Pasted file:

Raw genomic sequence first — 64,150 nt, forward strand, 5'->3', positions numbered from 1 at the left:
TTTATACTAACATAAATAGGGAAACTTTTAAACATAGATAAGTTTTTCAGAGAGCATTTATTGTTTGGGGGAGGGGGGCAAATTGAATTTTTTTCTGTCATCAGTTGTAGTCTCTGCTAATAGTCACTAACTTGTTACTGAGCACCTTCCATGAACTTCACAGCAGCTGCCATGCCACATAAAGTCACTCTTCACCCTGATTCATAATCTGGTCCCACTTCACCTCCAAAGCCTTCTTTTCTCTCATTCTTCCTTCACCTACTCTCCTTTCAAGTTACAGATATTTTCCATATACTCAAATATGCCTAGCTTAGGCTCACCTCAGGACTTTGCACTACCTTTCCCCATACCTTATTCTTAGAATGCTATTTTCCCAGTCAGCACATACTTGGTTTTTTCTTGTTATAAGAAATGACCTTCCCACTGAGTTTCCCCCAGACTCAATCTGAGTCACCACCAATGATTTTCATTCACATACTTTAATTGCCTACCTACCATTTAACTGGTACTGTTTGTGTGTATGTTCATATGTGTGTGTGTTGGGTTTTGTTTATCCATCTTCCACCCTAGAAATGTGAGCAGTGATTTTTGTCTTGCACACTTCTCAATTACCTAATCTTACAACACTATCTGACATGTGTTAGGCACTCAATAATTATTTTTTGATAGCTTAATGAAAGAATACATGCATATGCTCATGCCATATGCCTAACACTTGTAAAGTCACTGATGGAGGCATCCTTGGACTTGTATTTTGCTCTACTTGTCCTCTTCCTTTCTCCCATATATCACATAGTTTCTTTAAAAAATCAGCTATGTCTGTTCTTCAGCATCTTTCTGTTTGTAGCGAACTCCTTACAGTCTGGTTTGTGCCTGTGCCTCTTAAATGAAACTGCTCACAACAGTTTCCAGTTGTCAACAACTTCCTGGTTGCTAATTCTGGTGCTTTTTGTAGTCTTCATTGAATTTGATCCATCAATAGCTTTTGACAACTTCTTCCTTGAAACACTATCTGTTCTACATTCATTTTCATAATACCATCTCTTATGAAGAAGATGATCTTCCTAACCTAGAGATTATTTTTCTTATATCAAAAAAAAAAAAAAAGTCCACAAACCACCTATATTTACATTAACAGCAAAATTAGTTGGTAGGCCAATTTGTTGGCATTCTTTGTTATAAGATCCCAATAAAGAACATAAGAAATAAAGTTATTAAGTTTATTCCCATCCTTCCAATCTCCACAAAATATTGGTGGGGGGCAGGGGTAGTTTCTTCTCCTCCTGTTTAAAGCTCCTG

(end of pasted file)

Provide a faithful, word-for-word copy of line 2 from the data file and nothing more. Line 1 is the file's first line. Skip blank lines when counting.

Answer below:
TTTATACTAACATAAATAGGGAAACTTTTAAACATAGATAAGTTTTTCAGAGAGCATTTATTGTTTGGGGGAGGGGGGCAAATTGAATTTTTTTCTGTCATCAGTTGTAGTCTCTGCTAATAGTCACTAACTTGTTACTGAGCACCTTCCATGAACTTCACAGCAGCTGCCATGCCACATAAAGTCACTCTTCACCCTGATTCATAATCTGGTCCCACTTCACCTCCAAAGCCTTCTTTTCTCTCATTCTTCCTTCACCTACTCTCCTTTCAAGTTACAGATATTTTCCATATACTCAAATATGCCTAGCTTAGGCTCACCTCAGGACTTTGCACTACCTTTCCCCATACCTTATTCTTAGAATGCTATTTTCCCAGTCAGCACATACTTGGTTTTTTCTTGTTATAAGAAATGACCTTCCCACTGAGTTTCCCCCAGACTCAATCTGAGTCACCACCAATGATTTTCATTCACATACTTTAATTGCCTACCTACCATTTAACTGGTACTGTTTGTGTGTATGTTCATATGTGTGTGTGTTGGGTTTTGTTTATCCATCTTCCACCCTAGAAATGTGAGCAGTGATTTTTGTCTTGCACACTTCTCAATTACCTAATCTTACAACACTATCTGACATGTGTTAGGCACTCAATAATTATTTTTTGATAGCTTAATGAAAGAATACATGCATATGCTCATGCCATATGCCTAACACTTGTAAAGTCACTGATGGAGGCATCCTTGGACTTGTATTTTGCTCTACTTGTCCTCTTCCTTTCTCCCATATATCACATAGTTTCTTTAAAAAATCAGCTATGTCTGTTCTTCAGCATCTTTCTGTTTGTAGCGAACTCCTTACAGTCTGGTTTGTGCCTGTGCCTCTTAAATGAAACTGCTCACAACAGTTTCCAGTTGTCAACAACTTCCTGGTTGCTAATTCTGGTGCTTTTTGTAGTCTTCATTGAATTTGATCCATCAATAGCTTTTGACAACTTCTTCCTTGAAACACTATCTGTTCTACATTCATTTTCATAATACCATCTCTTATGAAGAAGATGATCTTCCTAACCTAGAGATTATTTTTCTTATATCAAAAAAAAAAAAAAAGTCCACAAACCACCTATATTTACATTAACAGCAAAATTAGTTGGTAGGCCAATTTGTTGGCATTCTTTGTTATAAGATCCCAATAAAGAACATAAGAAATAAAGTTATTAAGTTTATTCCCATCCTTCCAATCTCCACAAAATATTGGTGGGGGGCAGGGGTAGTTTCTTCTCCTCCTGTTTAAAGCTCCTG